Henry Hudson’s latest body of work tells the tale of the “The Rise and Fall of Young Sen – The Contemporay Artist’s Progress”. The narrative, which is modern day take on William Hogarth’s 18th century story of “The Rake’s Progress”, spans over 10 large scale plasticine paintings, each depicting a scene from the various stages of the protagonist’s life and decline.
Every plate is saturated with contemporary cultural references, satirising the absurdity of contemporary life – from political issues to social stereotypes, the idols of consumerism to salacious desire and the depravity of humanity.
In another nod to Hogarth’s legacy, Hudson is also creating a series of prints and etchings based on the series.
The printed produced for Alteria Art is a detail from plate 6 – a scene that depicts the aftermath of a New York art party. Central to the composition is sculpture by Marc Quinn placed within a Louis Vuitton trunk. The sculpture is Quinn’s take on Edvard Munch’s painting “The Scream”, a painting that speaks of mental illness and inner turmoil. In Hudson’s etching this scream carries the mental illness of consumerism with its addiction false idols. Freud described religion as the opiate other masses, repressing and controlling the individual through obsessive ritual, but in today’s secular society this opiate has been transferred to the commodity. Within any oppression comes neuroses – addiction and a desire for excess and corruption. This scream perhaps comes from the very city itself, loaded with shopping bags full of promise, perpetuating the myth and cycle of consumption and void. It’s a city obese with possessions.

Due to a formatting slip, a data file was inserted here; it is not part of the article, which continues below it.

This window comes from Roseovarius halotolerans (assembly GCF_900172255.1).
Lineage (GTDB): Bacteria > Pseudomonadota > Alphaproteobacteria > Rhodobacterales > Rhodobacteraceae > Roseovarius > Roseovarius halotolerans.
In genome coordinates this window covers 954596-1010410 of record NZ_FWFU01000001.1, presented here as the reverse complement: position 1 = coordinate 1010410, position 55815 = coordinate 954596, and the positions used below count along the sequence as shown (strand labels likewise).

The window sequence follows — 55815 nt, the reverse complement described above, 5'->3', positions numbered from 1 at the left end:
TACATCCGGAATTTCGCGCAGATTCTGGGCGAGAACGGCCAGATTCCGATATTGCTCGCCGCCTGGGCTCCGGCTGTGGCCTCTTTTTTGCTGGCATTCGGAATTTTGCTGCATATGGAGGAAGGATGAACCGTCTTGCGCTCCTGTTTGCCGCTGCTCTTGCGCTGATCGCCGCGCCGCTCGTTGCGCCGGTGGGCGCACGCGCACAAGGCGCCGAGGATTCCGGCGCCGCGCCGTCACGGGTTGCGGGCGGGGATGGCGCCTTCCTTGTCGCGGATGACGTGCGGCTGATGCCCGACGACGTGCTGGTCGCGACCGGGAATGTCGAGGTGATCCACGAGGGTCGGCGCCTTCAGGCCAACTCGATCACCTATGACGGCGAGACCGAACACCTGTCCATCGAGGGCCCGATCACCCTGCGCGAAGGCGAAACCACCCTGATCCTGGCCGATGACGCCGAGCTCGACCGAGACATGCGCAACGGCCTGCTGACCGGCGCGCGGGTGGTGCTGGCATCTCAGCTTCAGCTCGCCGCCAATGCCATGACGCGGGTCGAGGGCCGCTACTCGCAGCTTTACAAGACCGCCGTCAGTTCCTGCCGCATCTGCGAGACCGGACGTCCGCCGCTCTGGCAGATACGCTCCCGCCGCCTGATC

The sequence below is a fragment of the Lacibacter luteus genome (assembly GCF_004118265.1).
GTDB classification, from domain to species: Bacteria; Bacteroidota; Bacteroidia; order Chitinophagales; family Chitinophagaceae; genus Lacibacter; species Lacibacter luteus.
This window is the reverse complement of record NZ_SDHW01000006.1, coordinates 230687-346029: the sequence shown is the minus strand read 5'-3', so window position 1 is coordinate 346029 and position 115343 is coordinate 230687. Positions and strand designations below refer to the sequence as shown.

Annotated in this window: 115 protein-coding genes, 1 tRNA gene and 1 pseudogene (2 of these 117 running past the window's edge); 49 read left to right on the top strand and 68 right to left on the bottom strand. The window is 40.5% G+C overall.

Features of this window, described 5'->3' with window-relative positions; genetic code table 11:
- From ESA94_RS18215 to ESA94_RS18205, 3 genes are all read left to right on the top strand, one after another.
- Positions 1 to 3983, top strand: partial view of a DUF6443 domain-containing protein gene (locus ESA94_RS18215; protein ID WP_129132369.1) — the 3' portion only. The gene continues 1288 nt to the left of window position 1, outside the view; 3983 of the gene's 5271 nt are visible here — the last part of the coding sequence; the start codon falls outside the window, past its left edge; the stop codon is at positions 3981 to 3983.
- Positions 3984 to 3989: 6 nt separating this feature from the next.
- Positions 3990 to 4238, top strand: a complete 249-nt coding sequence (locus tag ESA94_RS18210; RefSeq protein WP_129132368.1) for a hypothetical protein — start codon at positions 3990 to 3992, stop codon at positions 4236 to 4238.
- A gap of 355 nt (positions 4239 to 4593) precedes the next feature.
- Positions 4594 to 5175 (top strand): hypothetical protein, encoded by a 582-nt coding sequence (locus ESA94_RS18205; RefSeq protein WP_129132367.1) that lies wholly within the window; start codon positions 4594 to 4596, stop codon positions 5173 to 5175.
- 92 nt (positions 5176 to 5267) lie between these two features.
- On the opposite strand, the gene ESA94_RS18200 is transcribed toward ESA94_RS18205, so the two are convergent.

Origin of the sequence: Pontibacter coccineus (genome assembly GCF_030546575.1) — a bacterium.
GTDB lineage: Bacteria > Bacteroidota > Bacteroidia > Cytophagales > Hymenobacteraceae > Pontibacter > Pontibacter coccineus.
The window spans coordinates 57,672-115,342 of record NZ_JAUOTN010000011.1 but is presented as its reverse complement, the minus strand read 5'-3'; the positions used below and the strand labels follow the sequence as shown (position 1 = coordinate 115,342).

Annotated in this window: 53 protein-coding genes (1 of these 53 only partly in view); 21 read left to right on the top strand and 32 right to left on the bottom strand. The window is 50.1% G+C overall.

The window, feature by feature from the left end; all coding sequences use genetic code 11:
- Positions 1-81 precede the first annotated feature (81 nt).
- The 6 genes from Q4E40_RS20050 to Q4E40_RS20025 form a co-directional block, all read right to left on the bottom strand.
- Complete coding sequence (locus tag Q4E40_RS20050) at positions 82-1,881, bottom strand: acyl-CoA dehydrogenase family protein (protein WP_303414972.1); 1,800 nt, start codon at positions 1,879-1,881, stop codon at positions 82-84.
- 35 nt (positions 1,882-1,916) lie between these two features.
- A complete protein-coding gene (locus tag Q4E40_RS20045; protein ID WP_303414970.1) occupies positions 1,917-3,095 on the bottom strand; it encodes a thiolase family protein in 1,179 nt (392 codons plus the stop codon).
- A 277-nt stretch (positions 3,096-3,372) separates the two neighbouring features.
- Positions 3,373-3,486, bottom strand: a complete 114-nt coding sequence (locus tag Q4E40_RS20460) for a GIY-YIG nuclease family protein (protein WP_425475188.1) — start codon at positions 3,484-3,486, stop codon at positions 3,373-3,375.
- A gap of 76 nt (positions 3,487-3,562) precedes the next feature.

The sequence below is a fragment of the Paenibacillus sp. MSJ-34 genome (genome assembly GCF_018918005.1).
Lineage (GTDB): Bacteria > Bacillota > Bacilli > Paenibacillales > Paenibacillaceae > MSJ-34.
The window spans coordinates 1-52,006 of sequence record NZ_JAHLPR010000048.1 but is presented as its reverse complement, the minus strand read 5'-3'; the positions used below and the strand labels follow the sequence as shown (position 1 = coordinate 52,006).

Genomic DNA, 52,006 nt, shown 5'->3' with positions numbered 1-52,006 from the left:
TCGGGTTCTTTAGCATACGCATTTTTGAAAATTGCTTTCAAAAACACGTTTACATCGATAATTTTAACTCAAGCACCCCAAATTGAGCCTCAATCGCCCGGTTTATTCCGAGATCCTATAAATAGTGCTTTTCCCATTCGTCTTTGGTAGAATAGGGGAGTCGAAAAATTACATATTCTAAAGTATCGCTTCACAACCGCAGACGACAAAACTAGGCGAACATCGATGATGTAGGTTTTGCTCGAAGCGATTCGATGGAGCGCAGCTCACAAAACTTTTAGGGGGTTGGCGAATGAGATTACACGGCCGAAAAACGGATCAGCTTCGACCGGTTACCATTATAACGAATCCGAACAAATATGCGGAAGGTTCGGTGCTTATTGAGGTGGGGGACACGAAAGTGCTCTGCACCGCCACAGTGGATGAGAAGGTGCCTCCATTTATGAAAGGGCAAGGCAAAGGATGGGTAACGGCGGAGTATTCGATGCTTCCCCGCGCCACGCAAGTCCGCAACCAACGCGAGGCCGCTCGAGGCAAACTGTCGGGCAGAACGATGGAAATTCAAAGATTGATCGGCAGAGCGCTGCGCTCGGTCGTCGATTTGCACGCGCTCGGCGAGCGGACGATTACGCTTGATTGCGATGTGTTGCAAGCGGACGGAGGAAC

Sat next to the scream is a peculiar object with a contrasting and cool sereneness. It is a small glass prison containing an S shape. This object was used by Hogarth to illustrate his theory of aesthetics; the line is what he referred to as the line of beauty. Perhaps in all the bedlam, Hudson points out the fundamentals that keep us human and grounded to a deeper level of reality. At the heart there is alway beauty, but it’s discovery lies on a separate path, one which no amount of designer bags can find.